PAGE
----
Lung cancer is the leading cancer killer of women, responsible for 27% of all cancer
deaths—more than breast, uterine and ovarian cancers combined. Every year, more than 70,000 women in the US die from lung cancer, compared with approximately 40,000 from breast cancer.
In fact, research suggests that women may be more susceptible to the disease than men.
"But I don't think this is on women's radar screens at all," says Dr. Jyoti Patel, an oncologist at Northwestern Memorial Hospital in Chicago who specializes in lung cancer in women. "Women who smoked when they were young, stopped 30 years ago and did all the right things since are underestimating their risk for lung cancer."
Misinformation Starts With Doctors
Women's lack of awareness is often compounded by ill-informed doctors, she says.
"When I was in medical school, we were taught that lung cancer is a disease for men 60 years and older who smoke," Patel says. "And most interns today still think that is typical." There are myriad reasons for both the prevalence of lung cancer among women and the high death rate from the disease, health professionals say. The main culprit, predictably, is smoking.
"If you ask me for the top 10 causes for lung cancer, I'd say nine of them are smoking," Patel says. Nearly one out of five women smoke, and many more are former smokers, she notes.
"The risk of developing lung cancer remains for 20 years after quitting, and then the risk drops by half, according to Viviana Simon, director of scientific affairs for the Society for Women's Health Research.
The Role Of Gender
For women, there are other factors linked to the disease that are gender-based. Nonsmoking women are more likely to get lung cancer than non-smoking men, Simon says. And more women than men develop small-cell lung cancer, a more aggressive form of the disease that is harder to cure.
There is also some evidence that hormonal differences between men and women could affect the course of the disease.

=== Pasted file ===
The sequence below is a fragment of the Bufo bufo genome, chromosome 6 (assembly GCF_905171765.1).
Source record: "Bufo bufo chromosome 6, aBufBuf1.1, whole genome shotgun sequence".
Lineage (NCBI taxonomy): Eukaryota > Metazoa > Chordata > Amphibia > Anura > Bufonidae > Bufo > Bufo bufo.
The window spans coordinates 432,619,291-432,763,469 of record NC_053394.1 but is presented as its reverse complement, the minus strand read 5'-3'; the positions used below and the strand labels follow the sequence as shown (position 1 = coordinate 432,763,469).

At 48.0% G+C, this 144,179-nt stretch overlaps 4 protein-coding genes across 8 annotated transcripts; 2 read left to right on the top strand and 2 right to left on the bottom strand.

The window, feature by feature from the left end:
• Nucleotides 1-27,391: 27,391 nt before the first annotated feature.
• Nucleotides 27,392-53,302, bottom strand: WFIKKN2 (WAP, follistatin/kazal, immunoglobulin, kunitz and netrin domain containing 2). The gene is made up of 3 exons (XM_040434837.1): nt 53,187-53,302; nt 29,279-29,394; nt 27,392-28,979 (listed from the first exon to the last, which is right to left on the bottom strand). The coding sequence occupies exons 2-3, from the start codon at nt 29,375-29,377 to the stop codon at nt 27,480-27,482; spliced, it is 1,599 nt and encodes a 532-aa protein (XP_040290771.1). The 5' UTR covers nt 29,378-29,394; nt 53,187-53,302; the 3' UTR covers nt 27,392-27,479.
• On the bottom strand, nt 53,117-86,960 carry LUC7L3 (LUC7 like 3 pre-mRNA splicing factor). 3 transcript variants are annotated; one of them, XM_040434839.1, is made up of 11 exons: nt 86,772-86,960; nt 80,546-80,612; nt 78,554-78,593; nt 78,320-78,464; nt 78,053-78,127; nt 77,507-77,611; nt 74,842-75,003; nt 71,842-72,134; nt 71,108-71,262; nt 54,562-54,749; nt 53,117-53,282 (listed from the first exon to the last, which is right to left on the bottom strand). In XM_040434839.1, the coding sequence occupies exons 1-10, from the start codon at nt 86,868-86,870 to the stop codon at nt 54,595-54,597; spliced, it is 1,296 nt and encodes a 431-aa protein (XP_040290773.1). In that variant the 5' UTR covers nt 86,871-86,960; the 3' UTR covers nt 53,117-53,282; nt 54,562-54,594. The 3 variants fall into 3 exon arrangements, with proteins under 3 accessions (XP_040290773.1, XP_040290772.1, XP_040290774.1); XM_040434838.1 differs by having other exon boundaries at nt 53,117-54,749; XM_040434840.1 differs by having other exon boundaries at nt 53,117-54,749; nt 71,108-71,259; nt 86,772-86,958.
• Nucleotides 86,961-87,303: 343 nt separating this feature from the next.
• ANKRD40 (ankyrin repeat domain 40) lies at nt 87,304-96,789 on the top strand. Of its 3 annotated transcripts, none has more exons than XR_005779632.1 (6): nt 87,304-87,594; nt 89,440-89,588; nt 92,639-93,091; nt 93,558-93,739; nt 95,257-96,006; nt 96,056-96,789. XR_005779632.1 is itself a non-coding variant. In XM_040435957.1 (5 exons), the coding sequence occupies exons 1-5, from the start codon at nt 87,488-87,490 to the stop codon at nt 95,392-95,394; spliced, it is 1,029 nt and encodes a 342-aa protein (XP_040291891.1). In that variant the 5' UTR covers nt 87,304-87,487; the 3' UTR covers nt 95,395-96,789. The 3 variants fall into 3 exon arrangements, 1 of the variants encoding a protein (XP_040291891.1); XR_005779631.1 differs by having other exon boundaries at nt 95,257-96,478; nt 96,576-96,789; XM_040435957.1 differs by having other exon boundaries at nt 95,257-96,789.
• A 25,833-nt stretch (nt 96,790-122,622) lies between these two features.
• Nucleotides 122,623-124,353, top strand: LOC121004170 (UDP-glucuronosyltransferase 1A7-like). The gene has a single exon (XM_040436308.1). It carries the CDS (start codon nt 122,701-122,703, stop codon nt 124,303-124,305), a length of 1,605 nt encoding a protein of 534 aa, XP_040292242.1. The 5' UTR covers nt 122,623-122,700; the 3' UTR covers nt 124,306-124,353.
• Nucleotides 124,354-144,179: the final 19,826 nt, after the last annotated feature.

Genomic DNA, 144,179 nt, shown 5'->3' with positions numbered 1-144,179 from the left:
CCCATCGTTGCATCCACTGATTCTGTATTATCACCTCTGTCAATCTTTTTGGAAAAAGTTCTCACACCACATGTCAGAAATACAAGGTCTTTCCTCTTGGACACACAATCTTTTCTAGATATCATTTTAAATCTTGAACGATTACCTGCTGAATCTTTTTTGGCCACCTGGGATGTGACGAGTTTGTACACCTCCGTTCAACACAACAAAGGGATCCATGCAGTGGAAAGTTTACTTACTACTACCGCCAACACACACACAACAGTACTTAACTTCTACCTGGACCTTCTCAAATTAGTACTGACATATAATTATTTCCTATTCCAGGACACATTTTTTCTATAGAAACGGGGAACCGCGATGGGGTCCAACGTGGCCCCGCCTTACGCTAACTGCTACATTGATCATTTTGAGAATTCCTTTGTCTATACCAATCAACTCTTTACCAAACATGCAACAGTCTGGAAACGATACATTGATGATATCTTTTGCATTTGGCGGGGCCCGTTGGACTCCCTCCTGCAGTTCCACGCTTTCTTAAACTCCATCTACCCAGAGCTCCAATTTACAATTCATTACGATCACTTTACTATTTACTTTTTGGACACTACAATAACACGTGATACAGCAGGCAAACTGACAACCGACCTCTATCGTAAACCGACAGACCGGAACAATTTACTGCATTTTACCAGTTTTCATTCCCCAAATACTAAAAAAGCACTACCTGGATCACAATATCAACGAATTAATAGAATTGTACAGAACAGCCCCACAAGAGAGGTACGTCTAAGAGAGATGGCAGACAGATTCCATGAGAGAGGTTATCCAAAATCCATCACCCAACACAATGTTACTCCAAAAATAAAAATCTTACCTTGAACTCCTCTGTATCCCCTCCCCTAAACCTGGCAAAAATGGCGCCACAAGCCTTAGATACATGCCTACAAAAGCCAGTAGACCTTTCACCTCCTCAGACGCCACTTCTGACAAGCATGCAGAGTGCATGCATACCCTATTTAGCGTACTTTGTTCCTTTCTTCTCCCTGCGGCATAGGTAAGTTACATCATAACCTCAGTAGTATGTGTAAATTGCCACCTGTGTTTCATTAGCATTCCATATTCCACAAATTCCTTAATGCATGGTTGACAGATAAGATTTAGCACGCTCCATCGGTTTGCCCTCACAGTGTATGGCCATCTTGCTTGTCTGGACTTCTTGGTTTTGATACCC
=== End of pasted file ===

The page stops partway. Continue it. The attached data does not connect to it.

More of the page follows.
Yet there's little research into why these gender differences exist and what they could mean for treatment of the disease.
"There has to be more awareness in the scientific community, the clinical community and the public about the dangers of lung cancer and the differences in prevalence and risk for women and men," Simon says.
More Research Needed
Research into lung cancer is negligible compared with other cancers, Patel says, with only $1,300 spent on research per patient death from the disease. This compares with $30,000 spent per HIV patient; $18,000 per breast cancer patient; and $10,000 per prostate cancer patient, she notes.
This is partly because there are fewer sur vivors of lung cancer to lobby for a cure. But there's also a cultural bias against lung cancer patients who smoke-some believe that they brought the disease on themselves, Patel says. Women tend to be particularly susceptible to this line of thought, she adds.
"Women who have smoked marginalize themselves," Patel says. This sense of guilt often leads them to be lax about their health care, and to think they're getting what they deserve.
"I say to my patients that they made one bad choice. But I don't think anyone would say that one bad choice means they deserve cancer," she says.
Both Patel and Simon say more research is needed to reduce lung cancer deaths. Presently, there are few reliable screening techniques for early detection. And although there are some promising new drugs to treat the disease Tarceva is one that is effective, especially for women--more science needs to be applied to finding a cure, Patel says.
In the meantime, Patel recommends women become more proactive, even if they don't smoke or have never smoked.
"If women feel a lump in their breast, they go to the doctor quickly," she says, and the same sound approach should apply to any possible symptoms of lung cancer. Patel recommends that people pay attention to a cough—especially one that "changes character" in frequency or severity. Other reasons to see a doctor include having shortness of breath, being awakened at night by coughing or having blood in your sputum.